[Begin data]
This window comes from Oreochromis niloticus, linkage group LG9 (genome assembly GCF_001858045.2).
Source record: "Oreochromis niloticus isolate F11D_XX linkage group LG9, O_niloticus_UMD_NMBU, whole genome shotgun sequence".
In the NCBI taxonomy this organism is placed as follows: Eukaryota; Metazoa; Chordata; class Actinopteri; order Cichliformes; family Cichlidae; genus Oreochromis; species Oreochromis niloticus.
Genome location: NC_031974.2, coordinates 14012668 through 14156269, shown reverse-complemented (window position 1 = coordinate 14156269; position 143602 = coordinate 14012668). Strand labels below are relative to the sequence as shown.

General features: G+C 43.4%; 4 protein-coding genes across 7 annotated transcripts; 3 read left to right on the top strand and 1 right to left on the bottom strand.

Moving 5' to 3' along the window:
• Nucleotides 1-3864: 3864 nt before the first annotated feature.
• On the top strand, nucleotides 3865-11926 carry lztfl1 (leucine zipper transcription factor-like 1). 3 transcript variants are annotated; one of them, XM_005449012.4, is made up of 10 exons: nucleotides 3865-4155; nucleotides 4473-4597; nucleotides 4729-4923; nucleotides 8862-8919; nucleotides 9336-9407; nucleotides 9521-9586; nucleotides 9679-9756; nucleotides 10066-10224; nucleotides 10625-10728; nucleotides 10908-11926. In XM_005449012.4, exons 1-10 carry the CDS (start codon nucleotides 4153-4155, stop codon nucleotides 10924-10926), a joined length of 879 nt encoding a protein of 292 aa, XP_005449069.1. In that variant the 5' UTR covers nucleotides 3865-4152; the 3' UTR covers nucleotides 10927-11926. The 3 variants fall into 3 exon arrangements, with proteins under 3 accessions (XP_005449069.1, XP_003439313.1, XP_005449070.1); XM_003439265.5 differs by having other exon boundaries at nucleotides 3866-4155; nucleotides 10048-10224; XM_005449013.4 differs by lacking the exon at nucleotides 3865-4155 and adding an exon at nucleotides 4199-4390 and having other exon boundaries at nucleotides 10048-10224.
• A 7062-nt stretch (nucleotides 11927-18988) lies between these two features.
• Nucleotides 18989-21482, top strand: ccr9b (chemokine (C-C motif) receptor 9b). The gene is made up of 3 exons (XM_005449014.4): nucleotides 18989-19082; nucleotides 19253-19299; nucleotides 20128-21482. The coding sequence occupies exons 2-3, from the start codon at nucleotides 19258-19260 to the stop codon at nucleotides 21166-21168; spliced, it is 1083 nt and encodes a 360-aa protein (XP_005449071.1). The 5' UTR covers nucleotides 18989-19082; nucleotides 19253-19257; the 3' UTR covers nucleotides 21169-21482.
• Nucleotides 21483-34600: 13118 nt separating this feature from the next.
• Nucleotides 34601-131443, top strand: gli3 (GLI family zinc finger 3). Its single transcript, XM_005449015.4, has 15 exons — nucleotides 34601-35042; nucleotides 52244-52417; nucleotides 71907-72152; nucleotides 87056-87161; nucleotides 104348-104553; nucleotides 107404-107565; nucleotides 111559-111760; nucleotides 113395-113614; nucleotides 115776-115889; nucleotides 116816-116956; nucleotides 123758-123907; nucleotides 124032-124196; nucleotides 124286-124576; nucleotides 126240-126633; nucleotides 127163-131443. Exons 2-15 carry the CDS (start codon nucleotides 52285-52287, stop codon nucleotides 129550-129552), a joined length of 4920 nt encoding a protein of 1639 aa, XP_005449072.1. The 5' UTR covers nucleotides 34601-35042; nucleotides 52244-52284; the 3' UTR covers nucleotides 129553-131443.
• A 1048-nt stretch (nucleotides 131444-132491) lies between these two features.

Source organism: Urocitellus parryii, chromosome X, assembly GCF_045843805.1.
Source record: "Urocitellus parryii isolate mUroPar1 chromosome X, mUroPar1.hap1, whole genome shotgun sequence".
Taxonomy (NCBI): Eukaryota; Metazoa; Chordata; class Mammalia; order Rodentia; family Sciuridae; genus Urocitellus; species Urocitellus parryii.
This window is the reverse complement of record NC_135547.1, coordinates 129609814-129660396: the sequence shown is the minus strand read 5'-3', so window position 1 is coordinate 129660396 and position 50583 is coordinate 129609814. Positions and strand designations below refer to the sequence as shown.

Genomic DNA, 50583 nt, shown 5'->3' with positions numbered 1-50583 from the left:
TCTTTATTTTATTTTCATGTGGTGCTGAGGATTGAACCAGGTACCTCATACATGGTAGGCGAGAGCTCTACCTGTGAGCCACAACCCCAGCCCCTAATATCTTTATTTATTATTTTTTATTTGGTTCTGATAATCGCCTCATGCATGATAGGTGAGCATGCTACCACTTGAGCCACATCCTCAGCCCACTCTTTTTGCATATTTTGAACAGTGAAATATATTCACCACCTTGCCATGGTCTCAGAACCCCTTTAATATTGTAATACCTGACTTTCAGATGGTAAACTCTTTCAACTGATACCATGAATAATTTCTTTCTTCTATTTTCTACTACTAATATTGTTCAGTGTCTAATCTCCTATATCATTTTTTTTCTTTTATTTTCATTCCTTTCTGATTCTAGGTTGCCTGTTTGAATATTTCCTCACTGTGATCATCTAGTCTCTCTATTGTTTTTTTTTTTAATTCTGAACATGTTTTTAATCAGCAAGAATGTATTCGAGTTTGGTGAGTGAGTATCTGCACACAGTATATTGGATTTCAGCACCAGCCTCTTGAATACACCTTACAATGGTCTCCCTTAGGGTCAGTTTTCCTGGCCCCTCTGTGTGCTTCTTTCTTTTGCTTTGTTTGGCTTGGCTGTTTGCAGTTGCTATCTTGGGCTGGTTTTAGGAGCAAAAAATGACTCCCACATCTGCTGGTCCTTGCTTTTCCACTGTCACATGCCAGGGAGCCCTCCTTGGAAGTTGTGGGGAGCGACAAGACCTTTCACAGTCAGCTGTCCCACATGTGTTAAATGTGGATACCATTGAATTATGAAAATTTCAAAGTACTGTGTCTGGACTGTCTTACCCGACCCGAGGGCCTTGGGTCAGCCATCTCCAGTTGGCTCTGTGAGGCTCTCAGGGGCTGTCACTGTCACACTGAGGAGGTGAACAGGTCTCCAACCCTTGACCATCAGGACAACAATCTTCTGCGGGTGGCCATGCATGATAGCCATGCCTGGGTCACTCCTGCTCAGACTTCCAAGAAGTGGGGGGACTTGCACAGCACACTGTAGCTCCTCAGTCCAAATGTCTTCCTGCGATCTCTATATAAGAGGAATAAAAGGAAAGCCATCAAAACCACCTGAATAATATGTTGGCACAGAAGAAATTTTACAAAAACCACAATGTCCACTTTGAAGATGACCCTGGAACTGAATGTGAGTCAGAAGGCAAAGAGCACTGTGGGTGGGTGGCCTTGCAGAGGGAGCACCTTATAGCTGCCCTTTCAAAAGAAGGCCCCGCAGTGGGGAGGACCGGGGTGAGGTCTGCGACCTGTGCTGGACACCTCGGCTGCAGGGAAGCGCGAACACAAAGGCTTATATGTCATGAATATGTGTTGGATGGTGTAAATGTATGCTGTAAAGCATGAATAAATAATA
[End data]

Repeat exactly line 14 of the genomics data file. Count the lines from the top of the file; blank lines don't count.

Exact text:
Source organism: Urocitellus parryii, chromosome X, assembly GCF_045843805.1.